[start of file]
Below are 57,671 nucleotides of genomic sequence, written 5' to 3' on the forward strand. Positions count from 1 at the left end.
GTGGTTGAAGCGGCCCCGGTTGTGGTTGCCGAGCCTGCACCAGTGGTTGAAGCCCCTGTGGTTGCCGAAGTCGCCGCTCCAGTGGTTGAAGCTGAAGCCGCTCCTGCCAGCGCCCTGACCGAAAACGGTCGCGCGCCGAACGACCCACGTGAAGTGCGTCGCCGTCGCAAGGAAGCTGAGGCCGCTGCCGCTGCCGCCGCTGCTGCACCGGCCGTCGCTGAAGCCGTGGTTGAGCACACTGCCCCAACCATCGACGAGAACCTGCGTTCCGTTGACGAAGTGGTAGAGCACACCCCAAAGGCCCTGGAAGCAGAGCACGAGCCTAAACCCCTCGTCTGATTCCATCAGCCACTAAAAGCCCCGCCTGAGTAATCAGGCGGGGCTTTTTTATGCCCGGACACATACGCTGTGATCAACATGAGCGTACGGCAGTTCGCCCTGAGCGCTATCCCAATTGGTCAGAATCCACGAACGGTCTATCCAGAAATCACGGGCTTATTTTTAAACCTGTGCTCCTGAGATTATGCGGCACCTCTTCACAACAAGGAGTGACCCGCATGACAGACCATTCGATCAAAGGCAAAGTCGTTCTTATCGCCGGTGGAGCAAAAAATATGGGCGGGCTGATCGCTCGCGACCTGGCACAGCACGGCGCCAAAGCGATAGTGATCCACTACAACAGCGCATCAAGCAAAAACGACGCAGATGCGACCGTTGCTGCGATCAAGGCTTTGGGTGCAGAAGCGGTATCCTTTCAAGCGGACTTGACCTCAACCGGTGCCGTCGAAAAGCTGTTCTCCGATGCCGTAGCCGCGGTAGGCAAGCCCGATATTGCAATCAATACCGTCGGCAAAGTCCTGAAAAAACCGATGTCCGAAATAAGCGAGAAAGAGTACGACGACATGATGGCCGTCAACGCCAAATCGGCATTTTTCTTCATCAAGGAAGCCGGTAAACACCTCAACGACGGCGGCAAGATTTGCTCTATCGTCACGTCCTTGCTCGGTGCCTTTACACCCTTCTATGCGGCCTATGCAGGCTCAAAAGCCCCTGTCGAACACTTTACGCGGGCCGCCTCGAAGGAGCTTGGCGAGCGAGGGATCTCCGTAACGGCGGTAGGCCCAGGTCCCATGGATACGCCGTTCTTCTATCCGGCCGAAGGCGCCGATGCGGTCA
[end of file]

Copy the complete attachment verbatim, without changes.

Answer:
Below are 57,671 nucleotides of genomic sequence, written 5' to 3' on the forward strand. Positions count from 1 at the left end.
GTGGTTGAAGCGGCCCCGGTTGTGGTTGCCGAGCCTGCACCAGTGGTTGAAGCCCCTGTGGTTGCCGAAGTCGCCGCTCCAGTGGTTGAAGCTGAAGCCGCTCCTGCCAGCGCCCTGACCGAAAACGGTCGCGCGCCGAACGACCCACGTGAAGTGCGTCGCCGTCGCAAGGAAGCTGAGGCCGCTGCCGCTGCCGCCGCTGCTGCACCGGCCGTCGCTGAAGCCGTGGTTGAGCACACTGCCCCAACCATCGACGAGAACCTGCGTTCCGTTGACGAAGTGGTAGAGCACACCCCAAAGGCCCTGGAAGCAGAGCACGAGCCTAAACCCCTCGTCTGATTCCATCAGCCACTAAAAGCCCCGCCTGAGTAATCAGGCGGGGCTTTTTTATGCCCGGACACATACGCTGTGATCAACATGAGCGTACGGCAGTTCGCCCTGAGCGCTATCCCAATTGGTCAGAATCCACGAACGGTCTATCCAGAAATCACGGGCTTATTTTTAAACCTGTGCTCCTGAGATTATGCGGCACCTCTTCACAACAAGGAGTGACCCGCATGACAGACCATTCGATCAAAGGCAAAGTCGTTCTTATCGCCGGTGGAGCAAAAAATATGGGCGGGCTGATCGCTCGCGACCTGGCACAGCACGGCGCCAAAGCGATAGTGATCCACTACAACAGCGCATCAAGCAAAAACGACGCAGATGCGACCGTTGCTGCGATCAAGGCTTTGGGTGCAGAAGCGGTATCCTTTCAAGCGGACTTGACCTCAACCGGTGCCGTCGAAAAGCTGTTCTCCGATGCCGTAGCCGCGGTAGGCAAGCCCGATATTGCAATCAATACCGTCGGCAAAGTCCTGAAAAAACCGATGTCCGAAATAAGCGAGAAAGAGTACGACGACATGATGGCCGTCAACGCCAAATCGGCATTTTTCTTCATCAAGGAAGCCGGTAAACACCTCAACGACGGCGGCAAGATTTGCTCTATCGTCACGTCCTTGCTCGGTGCCTTTACACCCTTCTATGCGGCCTATGCAGGCTCAAAAGCCCCTGTCGAACACTTTACGCGGGCCGCCTCGAAGGAGCTTGGCGAGCGAGGGATCTCCGTAACGGCGGTAGGCCCAGGTCCCATGGATACGCCGTTCTTCTATCCGGCCGAAGGCGCCGATGCGGTCA